The birch family (betulaceae) consists of approximately 100 species of trees and shrubs, all of which are found principally in the cooler regions of the northern hemisphere. Birch, alder, hornbeams, hophornbeams, and hazels, also known as filberts, are all members of the birch family and share certain characteristics.
In the northern hemisphere, there are 25 known species of alders, according to "The Sibley Guide to Trees," written by bird and tree expert David Sibley and published in 2009. Seven are native to North America—the smooth alder, red alder, white alder, Arizona alder, speckled alder, green alder, and seaside alder. Alders are small multi-trunked trees. Many grow up to 20 feet tall, while others only reach the height of a shrub. Depending on the age and species, their diameter can be anywhere from a few inches to two feet. They thrive in moist, recently disturbed landscapes—where fires, clear-cuts or glaciation may have occurred. You can recognize these trees by their small, woody cones, which are visible year-round. Alders are helpful in stabilizing and fertilizing areas such as clear-cuts, rock slides, and riverbanks. According to Sibley, "Alders fix nitrogen from the air in a symbiotic relationship with bacteria in its root system, which nourishes the tree." So when nitrogen-rich alder leaves fall, they speedily fertilize barren ground.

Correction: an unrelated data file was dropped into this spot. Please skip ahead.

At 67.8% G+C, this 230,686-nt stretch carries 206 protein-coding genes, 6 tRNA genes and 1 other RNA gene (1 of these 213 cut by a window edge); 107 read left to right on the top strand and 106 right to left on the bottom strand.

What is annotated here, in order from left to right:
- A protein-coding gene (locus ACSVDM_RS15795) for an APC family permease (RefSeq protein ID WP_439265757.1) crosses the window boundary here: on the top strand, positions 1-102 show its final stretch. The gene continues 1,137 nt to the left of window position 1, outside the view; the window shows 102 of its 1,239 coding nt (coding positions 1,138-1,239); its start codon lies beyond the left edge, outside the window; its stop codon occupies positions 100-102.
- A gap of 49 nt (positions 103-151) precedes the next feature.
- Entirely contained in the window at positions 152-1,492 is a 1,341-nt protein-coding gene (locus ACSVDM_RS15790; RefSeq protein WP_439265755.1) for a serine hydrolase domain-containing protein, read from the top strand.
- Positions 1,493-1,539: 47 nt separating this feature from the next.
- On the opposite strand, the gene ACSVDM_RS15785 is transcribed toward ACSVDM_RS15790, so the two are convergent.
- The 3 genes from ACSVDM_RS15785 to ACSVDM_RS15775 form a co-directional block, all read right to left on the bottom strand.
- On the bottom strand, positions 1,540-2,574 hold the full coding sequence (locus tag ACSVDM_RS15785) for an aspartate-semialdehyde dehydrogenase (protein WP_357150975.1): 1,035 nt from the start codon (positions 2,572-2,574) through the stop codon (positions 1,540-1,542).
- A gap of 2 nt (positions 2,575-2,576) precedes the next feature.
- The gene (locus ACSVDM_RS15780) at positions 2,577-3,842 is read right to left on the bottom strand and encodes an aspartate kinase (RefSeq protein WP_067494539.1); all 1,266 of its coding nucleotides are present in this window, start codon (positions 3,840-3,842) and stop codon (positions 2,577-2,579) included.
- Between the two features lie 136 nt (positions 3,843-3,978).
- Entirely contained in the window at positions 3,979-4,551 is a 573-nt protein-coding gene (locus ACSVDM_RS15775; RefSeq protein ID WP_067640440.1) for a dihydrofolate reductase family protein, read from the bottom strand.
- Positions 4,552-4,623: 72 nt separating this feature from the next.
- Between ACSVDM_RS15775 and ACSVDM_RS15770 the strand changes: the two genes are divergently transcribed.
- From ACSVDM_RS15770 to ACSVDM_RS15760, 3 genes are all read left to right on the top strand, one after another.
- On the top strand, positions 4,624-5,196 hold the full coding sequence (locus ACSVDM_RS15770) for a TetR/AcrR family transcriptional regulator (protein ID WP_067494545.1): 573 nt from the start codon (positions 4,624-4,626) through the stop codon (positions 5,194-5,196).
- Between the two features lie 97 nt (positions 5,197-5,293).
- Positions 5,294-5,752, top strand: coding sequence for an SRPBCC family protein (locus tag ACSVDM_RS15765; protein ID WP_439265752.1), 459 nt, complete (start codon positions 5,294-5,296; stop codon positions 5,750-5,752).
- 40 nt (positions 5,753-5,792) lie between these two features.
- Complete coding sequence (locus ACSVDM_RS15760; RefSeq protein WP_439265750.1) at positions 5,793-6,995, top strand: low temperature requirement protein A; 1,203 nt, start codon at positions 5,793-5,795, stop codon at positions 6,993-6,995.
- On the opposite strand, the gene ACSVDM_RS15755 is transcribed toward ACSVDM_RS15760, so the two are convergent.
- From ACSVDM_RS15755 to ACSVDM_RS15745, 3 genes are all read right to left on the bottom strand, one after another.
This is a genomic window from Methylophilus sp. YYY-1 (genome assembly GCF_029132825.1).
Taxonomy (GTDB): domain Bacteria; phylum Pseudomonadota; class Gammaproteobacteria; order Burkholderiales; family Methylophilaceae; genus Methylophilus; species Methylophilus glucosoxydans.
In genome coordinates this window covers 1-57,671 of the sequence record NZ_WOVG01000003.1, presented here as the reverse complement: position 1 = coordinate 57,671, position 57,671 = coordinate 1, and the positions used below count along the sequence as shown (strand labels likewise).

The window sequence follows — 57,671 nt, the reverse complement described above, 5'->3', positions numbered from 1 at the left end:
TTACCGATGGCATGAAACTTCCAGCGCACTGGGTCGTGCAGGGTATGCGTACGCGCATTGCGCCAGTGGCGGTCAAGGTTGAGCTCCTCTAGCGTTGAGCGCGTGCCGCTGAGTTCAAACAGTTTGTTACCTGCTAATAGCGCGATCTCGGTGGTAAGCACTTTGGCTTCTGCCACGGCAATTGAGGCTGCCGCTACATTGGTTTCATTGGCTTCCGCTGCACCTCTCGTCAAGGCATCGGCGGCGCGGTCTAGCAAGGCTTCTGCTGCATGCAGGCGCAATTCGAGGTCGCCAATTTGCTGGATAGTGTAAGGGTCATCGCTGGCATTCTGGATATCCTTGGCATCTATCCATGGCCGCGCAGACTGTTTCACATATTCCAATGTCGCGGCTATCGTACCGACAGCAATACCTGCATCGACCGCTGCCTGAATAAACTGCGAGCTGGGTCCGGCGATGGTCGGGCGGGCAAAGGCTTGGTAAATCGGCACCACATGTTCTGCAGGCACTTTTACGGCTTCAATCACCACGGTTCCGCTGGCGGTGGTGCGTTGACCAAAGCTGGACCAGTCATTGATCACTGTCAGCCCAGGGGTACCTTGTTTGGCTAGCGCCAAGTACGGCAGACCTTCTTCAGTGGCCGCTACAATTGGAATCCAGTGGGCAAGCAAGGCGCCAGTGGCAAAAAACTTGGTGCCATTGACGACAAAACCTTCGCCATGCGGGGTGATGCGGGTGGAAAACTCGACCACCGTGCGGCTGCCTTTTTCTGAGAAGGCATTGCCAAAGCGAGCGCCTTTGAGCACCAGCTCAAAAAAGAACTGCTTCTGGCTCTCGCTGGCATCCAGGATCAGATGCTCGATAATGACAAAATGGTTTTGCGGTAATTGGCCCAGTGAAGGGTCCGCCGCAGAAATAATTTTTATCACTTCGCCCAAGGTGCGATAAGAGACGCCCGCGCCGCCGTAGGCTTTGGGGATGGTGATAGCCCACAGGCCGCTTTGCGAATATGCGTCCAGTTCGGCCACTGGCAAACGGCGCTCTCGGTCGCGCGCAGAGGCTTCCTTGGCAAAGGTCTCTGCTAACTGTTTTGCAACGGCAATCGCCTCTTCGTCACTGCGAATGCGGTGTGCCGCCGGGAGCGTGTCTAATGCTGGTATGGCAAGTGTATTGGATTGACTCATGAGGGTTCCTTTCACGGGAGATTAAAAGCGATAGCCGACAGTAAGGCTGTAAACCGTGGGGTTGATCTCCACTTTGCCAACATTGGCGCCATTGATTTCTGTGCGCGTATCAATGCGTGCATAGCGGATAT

Another member of the birch family, the hornbeam is known for its very hard wood and smooth gray bark. Although there are 25 known species of hornbeams in the world, according to "The Sibley Guide to Trees," only one (the American hornbeam, otherwise known as Carpinus caroliniana) is native to North America. The American hornbeam, commonly known as the blue beech, water beech, or ironwood, often reaches about 30 feet tall, though some have been known to grow up to 69 feet. Other species of hornbeams occasionally cultivated include the Japanese hornbeam and the European hornbeam. Unlike all other species in the birch family, the male flowers of hornbeams emerge from small lateral buds in the spring, instead of remaining exposed all winter. The hornbeam still has alternate, deciduous leaves, and staminate and pistillate flowers are in different inflorescences on the same tree, as they are in all other members of the birch family.
There are 12 known species of hazel trees and shrubs in the world, according to "The Sibley Guide to Trees," two of which are native to North America. Beaked hazel (or beaked filbert) is only tree-like in stature in the western United States—from California up through Washington. As such, some call it the California hazel. American hazel, the other native species, grows no taller than 27 feet. Hazels grow in damp to dry soil near forest edges, rocky slopes, and stream-side or in the understory of some forests. Growers cultivate four exotic species of hazel in North America, including the Turkish hazel and giant hazel. Hazels have tiny red female flowers and thick yellow catkins, similar to the birch, that dangle about 2 inches long before leaves even arrive.